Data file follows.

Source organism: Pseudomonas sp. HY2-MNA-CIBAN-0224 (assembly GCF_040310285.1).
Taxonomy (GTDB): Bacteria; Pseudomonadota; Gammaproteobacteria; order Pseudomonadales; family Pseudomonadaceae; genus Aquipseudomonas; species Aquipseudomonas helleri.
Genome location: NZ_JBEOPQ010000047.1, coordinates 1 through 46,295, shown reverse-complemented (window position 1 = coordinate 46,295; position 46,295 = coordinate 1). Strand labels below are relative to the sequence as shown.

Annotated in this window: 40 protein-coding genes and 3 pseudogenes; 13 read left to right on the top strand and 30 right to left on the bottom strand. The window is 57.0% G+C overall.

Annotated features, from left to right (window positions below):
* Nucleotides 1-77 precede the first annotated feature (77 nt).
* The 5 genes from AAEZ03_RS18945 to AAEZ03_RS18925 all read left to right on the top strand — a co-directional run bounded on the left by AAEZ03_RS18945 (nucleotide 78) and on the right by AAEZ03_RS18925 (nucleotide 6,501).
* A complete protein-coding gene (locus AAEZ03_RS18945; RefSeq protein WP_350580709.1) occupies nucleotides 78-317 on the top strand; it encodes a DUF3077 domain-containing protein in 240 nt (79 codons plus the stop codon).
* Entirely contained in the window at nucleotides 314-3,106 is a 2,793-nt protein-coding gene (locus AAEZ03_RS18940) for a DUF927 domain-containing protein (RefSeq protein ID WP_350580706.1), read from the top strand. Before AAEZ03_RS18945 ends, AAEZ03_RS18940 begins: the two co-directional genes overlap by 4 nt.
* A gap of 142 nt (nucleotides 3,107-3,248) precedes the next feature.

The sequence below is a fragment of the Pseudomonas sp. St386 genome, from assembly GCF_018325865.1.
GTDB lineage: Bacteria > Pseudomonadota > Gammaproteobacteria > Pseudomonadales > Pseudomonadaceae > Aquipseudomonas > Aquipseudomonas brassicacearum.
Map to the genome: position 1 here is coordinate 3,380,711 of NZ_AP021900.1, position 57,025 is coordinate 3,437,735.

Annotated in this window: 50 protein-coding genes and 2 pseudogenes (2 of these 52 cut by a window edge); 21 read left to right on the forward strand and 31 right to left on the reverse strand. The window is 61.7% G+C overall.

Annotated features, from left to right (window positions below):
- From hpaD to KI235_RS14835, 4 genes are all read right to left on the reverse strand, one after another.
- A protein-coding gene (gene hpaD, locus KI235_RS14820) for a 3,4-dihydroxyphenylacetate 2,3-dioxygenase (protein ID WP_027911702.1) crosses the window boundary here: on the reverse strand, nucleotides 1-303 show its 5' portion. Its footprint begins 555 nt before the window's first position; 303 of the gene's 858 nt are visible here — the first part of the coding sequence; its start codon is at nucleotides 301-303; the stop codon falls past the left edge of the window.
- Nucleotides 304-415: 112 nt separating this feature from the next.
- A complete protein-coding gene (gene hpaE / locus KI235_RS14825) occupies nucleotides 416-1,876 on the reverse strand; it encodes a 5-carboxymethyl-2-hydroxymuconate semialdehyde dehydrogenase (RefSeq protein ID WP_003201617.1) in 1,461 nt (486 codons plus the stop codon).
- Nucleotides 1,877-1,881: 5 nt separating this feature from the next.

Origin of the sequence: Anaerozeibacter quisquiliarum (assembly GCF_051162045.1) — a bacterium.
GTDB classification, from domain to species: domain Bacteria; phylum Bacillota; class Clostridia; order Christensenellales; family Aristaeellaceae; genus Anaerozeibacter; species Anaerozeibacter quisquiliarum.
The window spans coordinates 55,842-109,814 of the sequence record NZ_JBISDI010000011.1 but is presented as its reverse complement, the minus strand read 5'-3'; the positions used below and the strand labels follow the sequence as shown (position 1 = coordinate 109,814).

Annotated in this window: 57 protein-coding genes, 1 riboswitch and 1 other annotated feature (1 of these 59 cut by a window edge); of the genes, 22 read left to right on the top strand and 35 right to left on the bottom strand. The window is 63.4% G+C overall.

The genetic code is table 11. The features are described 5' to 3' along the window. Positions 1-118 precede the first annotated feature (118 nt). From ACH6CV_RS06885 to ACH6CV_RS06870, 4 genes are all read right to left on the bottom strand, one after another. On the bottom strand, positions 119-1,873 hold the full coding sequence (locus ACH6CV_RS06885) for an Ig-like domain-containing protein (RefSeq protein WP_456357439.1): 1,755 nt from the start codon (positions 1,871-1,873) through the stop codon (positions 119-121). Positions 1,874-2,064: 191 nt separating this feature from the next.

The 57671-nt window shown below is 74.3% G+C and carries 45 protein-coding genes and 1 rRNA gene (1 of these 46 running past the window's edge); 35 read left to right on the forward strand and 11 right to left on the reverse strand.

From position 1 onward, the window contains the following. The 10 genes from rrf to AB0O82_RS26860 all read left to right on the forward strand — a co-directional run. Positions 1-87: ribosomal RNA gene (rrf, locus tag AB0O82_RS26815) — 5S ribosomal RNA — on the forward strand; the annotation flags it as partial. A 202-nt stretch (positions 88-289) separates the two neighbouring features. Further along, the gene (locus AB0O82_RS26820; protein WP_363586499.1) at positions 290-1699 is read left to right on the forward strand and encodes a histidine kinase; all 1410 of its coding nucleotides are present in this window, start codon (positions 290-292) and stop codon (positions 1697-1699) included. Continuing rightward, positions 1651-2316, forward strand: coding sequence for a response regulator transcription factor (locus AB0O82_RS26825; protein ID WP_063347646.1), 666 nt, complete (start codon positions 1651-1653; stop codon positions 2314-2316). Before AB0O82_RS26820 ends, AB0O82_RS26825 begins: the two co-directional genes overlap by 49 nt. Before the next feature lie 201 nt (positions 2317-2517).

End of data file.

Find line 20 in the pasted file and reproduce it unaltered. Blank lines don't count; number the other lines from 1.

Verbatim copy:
- Nucleotides 1,877-1,881: 5 nt separating this feature from the next.